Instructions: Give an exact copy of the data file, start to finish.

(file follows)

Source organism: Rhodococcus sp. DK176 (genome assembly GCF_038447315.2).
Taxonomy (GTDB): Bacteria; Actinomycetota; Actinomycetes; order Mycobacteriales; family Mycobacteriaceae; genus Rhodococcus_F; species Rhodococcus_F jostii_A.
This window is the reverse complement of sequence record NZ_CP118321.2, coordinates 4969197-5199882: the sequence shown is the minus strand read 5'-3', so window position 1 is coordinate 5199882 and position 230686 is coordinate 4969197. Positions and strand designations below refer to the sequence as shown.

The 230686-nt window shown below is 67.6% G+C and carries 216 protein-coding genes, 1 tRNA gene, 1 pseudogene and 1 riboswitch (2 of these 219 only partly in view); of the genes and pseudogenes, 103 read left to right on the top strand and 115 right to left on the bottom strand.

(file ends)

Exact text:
Source organism: Rhodococcus sp. DK176 (genome assembly GCF_038447315.2).
Taxonomy (GTDB): Bacteria; Actinomycetota; Actinomycetes; order Mycobacteriales; family Mycobacteriaceae; genus Rhodococcus_F; species Rhodococcus_F jostii_A.
This window is the reverse complement of sequence record NZ_CP118321.2, coordinates 4969197-5199882: the sequence shown is the minus strand read 5'-3', so window position 1 is coordinate 5199882 and position 230686 is coordinate 4969197. Positions and strand designations below refer to the sequence as shown.

The 230686-nt window shown below is 67.6% G+C and carries 216 protein-coding genes, 1 tRNA gene, 1 pseudogene and 1 riboswitch (2 of these 219 only partly in view); of the genes and pseudogenes, 103 read left to right on the top strand and 115 right to left on the bottom strand.